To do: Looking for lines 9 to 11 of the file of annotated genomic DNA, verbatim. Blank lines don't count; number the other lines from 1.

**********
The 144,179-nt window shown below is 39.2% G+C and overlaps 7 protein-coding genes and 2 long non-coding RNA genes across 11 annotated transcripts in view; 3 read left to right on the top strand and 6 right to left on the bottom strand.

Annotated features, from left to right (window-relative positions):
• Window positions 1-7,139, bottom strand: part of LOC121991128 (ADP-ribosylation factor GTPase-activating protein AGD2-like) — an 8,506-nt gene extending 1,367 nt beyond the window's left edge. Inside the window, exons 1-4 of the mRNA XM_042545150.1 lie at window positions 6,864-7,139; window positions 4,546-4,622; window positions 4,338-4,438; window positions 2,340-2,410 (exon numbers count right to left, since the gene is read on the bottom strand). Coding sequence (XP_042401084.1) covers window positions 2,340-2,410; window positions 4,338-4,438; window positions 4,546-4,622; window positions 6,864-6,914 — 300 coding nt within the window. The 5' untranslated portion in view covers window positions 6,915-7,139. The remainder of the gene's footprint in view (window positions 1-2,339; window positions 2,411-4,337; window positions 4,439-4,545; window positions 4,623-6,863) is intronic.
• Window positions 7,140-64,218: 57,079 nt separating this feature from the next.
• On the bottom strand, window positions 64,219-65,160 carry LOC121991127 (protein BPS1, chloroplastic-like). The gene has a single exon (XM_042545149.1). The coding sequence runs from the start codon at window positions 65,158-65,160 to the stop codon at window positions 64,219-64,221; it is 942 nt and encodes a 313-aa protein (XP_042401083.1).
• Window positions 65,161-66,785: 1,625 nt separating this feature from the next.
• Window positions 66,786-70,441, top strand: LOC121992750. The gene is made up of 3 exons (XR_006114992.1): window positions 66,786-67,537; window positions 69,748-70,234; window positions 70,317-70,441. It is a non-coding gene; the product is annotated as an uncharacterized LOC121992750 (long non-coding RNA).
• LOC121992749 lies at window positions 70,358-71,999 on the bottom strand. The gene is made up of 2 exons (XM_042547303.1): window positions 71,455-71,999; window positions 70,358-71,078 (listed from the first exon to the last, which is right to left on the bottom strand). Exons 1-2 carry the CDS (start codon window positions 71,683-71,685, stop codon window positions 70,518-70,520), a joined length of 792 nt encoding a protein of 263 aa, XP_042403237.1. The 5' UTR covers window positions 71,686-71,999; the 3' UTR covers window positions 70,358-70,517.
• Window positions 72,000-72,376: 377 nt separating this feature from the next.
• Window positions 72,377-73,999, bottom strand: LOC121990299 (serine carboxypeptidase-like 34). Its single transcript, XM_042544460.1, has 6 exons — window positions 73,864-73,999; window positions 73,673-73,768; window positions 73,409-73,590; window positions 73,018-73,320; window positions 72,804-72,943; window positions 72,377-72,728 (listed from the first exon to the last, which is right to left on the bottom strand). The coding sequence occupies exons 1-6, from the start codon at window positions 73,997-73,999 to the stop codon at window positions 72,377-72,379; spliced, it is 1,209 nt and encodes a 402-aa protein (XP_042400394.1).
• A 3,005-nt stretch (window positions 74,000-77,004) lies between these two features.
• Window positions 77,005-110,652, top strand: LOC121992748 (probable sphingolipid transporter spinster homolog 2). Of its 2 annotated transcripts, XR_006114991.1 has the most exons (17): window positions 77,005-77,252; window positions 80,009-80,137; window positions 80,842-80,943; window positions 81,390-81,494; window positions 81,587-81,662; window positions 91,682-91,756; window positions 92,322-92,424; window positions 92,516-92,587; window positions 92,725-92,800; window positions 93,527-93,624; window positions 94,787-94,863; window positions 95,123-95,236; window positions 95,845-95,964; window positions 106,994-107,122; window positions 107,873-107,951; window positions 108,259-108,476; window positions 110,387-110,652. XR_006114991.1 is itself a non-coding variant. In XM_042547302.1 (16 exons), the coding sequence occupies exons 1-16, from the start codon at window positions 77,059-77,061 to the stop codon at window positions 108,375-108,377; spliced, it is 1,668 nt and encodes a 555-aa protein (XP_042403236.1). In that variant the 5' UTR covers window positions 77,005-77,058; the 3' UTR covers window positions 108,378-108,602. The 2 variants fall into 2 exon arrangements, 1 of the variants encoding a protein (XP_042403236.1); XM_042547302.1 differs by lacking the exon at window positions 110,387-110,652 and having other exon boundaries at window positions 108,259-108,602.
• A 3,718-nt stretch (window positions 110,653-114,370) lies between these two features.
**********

• Window positions 72,000-72,376: 377 nt separating this feature from the next.
• Window positions 72,377-73,999, bottom strand: LOC121990299 (serine carboxypeptidase-like 34). Its single transcript, XM_042544460.1, has 6 exons — window positions 73,864-73,999; window positions 73,673-73,768; window positions 73,409-73,590; window positions 73,018-73,320; window positions 72,804-72,943; window positions 72,377-72,728 (listed from the first exon to the last, which is right to left on the bottom strand). The coding sequence occupies exons 1-6, from the start codon at window positions 73,997-73,999 to the stop codon at window positions 72,377-72,379; spliced, it is 1,209 nt and encodes a 402-aa protein (XP_042400394.1).
• A 3,005-nt stretch (window positions 74,000-77,004) lies between these two features.